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 (trə-do͞os′, -dyo͞os′)
tr.v. tra·duced, tra·duc·ing, tra·duc·es
1. To make false or malicious statements about (someone) in order to cause humiliation or disgrace. See Synonyms at malign.
2. To fail to uphold; disregard or violate: "The appearance of things is ... that we have traduced our policy and violated our principles" (Patrick J. Buchanan).

[Latin trādūcere, to lead as a spectacle, dishonor : trā-, trāns-, trans- + dūcere, to lead; see deuk- in Indo-European roots.]

tra·duce′ment n.
tra·duc′er n.
tra·duc′ing·ly adv.
American Heritage® Dictionary of the English Language, Fifth Edition. Copyright © 2016 by Houghton Mifflin Harcourt Publishing Company. Published by Houghton Mifflin Harcourt Publishing Company. All rights reserved.
ThesaurusAntonymsRelated WordsSynonymsLegend:
Noun1.traducer - one who attacks the reputation of another by slander or libeltraducer - one who attacks the reputation of another by slander or libel
depreciator, detractor, disparager, knocker - one who disparages or belittles the worth of something
Based on WordNet 3.0, Farlex clipart collection. © 2003-2012 Princeton University, Farlex Inc.


n (liter)Ehrabschneider(in) m(f) (geh)
Collins German Dictionary – Complete and Unabridged 7th Edition 2005. © William Collins Sons & Co. Ltd. 1980 © HarperCollins Publishers 1991, 1997, 1999, 2004, 2005, 2007
References in classic literature ?
One worthy, he has reason to believe, has actually consulted authorities learned in the law, as to his having good grounds on which to rest an action for libel; another, has meditated a journey to London, for the express purpose of committing an assault and battery on his traducer; a third, perfectly remembers being waited on, last January twelve-month, by two gentlemen, one of whom held him in conversation while the other took his likeness; and, although Mr.
'Because you never understood me, or you would not soon have listened to my traducers - my confidence would be misplaced in you - you are not the man I thought you.
"My Lady is too high in position, too handsome, too accomplished, too superior in most respects to the best of those by whom she is surrounded, not to have her enemies and traducers, I dare say.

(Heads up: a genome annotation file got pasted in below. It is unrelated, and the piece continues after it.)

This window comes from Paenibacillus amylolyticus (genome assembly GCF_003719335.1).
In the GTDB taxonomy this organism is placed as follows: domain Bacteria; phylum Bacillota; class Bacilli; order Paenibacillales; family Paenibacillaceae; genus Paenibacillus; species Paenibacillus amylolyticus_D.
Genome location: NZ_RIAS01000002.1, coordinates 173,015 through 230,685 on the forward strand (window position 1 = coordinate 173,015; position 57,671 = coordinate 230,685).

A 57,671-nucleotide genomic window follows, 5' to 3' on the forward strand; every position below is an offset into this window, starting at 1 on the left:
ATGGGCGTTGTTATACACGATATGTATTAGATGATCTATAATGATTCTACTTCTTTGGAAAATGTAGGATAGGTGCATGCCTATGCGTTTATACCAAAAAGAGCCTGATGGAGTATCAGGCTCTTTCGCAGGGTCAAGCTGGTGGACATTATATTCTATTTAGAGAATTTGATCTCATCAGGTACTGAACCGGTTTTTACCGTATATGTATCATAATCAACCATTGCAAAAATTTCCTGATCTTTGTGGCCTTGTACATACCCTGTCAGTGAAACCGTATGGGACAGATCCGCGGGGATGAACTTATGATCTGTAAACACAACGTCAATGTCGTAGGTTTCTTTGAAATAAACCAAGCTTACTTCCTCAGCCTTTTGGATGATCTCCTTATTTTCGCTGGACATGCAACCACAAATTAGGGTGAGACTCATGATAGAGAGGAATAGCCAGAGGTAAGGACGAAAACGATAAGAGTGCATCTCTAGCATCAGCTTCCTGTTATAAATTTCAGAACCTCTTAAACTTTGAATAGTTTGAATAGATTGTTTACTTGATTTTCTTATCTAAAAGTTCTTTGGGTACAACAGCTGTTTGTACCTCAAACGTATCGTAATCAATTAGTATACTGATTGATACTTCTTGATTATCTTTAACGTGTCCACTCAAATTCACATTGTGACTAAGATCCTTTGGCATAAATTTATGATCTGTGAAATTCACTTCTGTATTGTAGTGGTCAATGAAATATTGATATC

(9.) This point echoes Mansfield, who contends that, because Ancien Regime absolutism had not been eradicated, "Napoleon can be seen as the logical culmination of the French Revolution, not its traducer" (38).
The curators assembled the exhibition around key words such as treason, insurrection, corruption and devotion, shot through with a cast of imaginary characters including the traitor, traducer, translator and collaborator.
The scheming widow expectedly comes out as the least likeable character; a reader can observe the loosening of the author's restraint in the way he refers to her: from a "sprightly," "artful" and "enterprising Lady" in the first part (8, 36, 50), to "what a Machiaval in Petticoats!", "Female Libeller" and "base Traducer" in the end: (193, 194).
Therefore, the purpose of our study was to determine if there is uniform intramuscular heating between the midpoint and periphery of a treatment area 2 times the size of 5[cm.sup.2] traducer head during ultrasound treatments.
As a traducer of militant republicanism, O'Casey serves both factions, with 'the principal ideological achievement of [...] The Shadow of the Gunman and Juno and the Paycock [...] their discrediting of political militancy by means of an appeal to social realism' (p.
Conversely, having scarified Casement as a raging homosexual and been attacked as a traducer by Yeats, he did an about turn and wrote a book to clear Sir Roger of the slur.
But at least Gass does not attempt to boil down the Elegies to some limp formula: the traducer is not a reducer.
"A low-natured beast that has no regard for the law, justice, or the rights of people; a creature that bites the hand that feeds it; a foul, depraved traducer, usually found masquerading as the victim of an unprovoked attack."Aa